Dell will not officially make an announcement on the price reductions, a company spokesperson said.
Compaq Computer triggered a price war at the beginning of this month with reductions of up to 17 percent on desktops and 27 percent on notebooks. Hewlett-Packard, Compaq's arch rival, followed suit by driving the price of its Pentium desktops as low as $931.
Although fierce competition for corporate customers is the driving force behind the price slashing, Intel has also contributed to the drop. The chip maker recently pared the price of its "classic" non-MMX Pentium processors by as much as 34 percent.
PCs in Dell's OptiPlex line are network-ready. OptiPlex computers integrate 3Com chips to connect to networks. Dell also supports a variety of networking technologies on OptiPlex that ease management of PCs in a corporate environment, such as Intel's Desktop Management Interface, the company said.
|Dell price cuts|
|OptiPlex GS 166-MHz MMX Pentium processors|
|Old price $2,169||New price $1,869|
|OptiPlex GX 200-MHz Pentium Pro|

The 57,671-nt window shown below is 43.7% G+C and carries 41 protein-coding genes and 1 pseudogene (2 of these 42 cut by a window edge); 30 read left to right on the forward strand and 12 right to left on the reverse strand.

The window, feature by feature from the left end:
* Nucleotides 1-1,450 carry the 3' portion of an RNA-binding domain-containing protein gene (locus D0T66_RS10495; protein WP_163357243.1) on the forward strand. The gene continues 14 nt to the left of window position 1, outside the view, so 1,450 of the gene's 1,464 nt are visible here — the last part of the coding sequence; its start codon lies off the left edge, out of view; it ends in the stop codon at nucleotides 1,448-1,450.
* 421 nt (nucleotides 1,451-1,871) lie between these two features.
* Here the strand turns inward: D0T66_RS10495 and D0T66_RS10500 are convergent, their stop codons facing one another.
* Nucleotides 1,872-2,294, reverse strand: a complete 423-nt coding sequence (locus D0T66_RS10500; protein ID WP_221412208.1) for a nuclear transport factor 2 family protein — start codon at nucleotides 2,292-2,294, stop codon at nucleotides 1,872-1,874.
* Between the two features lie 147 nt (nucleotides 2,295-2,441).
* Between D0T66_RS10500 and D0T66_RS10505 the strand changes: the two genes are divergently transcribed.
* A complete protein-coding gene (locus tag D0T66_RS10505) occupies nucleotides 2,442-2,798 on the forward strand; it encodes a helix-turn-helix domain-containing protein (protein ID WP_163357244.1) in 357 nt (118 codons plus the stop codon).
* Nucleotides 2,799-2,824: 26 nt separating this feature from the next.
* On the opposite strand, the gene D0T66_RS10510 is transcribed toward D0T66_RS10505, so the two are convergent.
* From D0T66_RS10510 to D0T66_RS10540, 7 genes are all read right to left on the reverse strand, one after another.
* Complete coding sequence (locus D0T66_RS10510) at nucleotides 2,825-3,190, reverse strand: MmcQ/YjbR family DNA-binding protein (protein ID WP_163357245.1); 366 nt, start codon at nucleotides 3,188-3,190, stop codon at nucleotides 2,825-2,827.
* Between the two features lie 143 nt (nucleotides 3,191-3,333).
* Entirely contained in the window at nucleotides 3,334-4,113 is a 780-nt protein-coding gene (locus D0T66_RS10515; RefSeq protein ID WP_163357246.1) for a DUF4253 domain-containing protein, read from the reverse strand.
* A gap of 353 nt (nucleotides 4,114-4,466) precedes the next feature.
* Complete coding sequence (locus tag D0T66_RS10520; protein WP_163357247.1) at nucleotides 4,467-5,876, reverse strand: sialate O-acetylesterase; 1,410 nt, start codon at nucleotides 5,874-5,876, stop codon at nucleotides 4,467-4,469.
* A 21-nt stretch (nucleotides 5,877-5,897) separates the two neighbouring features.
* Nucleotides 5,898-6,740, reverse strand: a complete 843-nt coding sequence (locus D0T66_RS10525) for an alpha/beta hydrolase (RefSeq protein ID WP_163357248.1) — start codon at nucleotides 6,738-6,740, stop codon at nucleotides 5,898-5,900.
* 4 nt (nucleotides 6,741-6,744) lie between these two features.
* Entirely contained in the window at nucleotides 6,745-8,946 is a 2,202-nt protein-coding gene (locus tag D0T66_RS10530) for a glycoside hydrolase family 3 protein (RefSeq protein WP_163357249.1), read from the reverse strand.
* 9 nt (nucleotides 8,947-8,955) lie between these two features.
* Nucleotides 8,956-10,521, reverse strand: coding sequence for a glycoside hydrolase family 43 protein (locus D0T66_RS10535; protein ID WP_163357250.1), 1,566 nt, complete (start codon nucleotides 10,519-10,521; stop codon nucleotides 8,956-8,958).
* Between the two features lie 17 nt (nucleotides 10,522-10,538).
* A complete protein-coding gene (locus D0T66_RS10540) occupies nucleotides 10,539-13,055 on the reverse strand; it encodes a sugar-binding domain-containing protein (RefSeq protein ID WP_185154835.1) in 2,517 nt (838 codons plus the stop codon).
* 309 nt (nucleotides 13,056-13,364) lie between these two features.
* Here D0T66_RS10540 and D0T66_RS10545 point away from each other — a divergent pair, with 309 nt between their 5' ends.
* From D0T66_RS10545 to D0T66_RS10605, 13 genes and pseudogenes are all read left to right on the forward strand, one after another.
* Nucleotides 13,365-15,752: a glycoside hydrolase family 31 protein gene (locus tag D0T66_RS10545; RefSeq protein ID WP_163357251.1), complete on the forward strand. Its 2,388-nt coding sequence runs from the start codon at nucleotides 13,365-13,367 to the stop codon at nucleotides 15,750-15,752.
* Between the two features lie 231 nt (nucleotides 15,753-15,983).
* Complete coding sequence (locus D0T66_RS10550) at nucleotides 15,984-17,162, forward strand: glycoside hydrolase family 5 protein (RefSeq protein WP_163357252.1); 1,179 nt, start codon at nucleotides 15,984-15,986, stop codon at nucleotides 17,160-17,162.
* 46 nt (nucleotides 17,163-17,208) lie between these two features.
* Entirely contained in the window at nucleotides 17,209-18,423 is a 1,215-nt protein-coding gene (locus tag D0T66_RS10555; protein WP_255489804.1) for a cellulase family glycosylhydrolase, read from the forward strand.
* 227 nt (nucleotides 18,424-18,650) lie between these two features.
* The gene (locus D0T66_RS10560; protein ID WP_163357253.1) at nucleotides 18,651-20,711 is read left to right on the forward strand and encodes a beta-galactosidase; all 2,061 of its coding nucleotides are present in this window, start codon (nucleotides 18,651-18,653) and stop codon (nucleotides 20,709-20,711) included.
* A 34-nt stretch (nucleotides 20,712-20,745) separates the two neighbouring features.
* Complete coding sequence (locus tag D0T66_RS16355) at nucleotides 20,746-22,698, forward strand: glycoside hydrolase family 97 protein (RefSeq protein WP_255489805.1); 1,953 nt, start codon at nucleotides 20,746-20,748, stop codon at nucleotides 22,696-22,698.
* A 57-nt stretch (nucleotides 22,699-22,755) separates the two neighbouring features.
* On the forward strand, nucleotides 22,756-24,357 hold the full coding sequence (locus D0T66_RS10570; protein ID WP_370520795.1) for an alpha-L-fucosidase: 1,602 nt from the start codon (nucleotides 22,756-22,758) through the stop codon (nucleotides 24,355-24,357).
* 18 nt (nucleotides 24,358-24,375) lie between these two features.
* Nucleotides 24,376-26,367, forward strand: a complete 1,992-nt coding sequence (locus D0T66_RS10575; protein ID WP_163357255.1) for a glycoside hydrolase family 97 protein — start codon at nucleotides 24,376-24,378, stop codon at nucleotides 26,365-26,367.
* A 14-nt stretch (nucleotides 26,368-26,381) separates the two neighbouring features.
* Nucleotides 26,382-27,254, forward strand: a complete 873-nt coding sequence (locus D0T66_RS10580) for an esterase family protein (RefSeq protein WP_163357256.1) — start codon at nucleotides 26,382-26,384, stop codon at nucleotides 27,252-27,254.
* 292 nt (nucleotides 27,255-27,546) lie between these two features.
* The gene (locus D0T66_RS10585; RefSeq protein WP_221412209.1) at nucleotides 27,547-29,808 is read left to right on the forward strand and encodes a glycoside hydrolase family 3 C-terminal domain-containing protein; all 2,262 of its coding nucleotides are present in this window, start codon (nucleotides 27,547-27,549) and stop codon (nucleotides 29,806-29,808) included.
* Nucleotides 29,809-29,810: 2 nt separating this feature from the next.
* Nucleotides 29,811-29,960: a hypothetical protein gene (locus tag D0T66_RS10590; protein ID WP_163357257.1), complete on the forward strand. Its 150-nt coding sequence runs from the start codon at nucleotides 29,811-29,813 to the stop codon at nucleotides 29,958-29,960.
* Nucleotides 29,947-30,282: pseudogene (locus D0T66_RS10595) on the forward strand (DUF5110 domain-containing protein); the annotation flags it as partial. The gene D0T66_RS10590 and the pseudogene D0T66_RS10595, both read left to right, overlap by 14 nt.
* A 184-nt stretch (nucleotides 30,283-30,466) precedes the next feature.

|Old price $2,495||New price $2,395|
Dell said the GS series of OptiPlex with 166-MHz MMX Pentium processors have received the largest cut of 14 percent. A model with 32MB of memory, a 15-inch monitor, a 2GB hard drive, 64-bit video, an easy-to-access chassis, and SMART technology that alerts information system personnel to hard drive failures now costs $1,869.
GS models are also offered with 200-MHz MMX Pentium processors, as well as models that use the classic Pentium running at 133, 166, and 200 MHz.
Dell also prices have been cut up to seven percent for the GX Pro line of Pentium Pro desktops. These systems can come with single or dual Pentium Pro processors and factory-installed Windows NT. A typical configuration includes a 200-MHz Pentium Pro, 32MB of memory, a 15-inch monitor, a 2GB hard drive, and Windows NT.